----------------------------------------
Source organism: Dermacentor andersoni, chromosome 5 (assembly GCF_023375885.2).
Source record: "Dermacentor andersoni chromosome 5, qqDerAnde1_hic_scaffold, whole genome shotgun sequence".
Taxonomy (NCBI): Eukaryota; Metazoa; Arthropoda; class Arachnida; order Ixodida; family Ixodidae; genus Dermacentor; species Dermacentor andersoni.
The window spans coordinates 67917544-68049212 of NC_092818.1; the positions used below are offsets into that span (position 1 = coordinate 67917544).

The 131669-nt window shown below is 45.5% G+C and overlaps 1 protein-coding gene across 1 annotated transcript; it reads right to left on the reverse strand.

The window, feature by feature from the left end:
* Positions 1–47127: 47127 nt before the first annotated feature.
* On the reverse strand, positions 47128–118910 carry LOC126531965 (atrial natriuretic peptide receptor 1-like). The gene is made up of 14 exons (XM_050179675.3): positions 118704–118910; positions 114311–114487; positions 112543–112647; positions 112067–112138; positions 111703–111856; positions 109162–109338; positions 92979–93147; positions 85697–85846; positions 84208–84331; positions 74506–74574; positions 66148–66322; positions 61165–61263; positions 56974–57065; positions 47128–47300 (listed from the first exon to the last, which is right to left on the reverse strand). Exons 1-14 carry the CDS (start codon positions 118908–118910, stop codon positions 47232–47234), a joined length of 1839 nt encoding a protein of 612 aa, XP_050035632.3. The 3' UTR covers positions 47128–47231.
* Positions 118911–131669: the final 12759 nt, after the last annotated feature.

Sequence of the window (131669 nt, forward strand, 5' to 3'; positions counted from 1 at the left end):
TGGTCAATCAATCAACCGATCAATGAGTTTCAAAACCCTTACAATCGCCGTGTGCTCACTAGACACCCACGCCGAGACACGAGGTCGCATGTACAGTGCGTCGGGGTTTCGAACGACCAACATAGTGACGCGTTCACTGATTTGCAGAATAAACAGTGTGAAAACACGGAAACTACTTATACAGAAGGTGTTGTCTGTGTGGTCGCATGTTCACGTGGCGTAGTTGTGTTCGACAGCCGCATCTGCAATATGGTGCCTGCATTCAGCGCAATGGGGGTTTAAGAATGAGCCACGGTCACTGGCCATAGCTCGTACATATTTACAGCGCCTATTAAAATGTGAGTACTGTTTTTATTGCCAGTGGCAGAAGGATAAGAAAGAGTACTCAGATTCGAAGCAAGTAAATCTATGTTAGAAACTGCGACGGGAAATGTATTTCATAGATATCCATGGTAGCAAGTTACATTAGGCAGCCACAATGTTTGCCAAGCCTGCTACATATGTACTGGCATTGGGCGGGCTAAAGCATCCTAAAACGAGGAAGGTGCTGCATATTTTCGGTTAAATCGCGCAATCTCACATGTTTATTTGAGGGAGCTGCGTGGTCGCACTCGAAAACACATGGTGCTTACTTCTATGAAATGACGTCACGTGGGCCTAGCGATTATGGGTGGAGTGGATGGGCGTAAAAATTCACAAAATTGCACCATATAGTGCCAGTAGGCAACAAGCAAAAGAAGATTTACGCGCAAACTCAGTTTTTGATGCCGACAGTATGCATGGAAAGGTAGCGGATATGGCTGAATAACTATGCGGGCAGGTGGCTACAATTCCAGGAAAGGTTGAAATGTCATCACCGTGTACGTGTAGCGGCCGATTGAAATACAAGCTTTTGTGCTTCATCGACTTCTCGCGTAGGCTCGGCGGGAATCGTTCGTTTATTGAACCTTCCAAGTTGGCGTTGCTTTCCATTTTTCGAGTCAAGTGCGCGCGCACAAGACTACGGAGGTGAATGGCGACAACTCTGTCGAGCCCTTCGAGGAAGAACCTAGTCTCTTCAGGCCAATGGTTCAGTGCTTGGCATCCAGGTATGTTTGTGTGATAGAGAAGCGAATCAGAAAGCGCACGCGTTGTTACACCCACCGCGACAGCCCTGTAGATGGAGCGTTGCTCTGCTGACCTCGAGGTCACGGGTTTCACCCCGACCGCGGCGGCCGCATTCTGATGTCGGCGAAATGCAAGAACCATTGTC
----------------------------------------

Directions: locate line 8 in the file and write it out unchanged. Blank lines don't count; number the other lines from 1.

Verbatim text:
* On the reverse strand, positions 47128–118910 carry LOC126531965 (atrial natriuretic peptide receptor 1-like). The gene is made up of 14 exons (XM_050179675.3): positions 118704–118910; positions 114311–114487; positions 112543–112647; positions 112067–112138; positions 111703–111856; positions 109162–109338; positions 92979–93147; positions 85697–85846; positions 84208–84331; positions 74506–74574; positions 66148–66322; positions 61165–61263; positions 56974–57065; positions 47128–47300 (listed from the first exon to the last, which is right to left on the reverse strand). Exons 1-14 carry the CDS (start codon positions 118908–118910, stop codon positions 47232–47234), a joined length of 1839 nt encoding a protein of 612 aa, XP_050035632.3. The 3' UTR covers positions 47128–47231.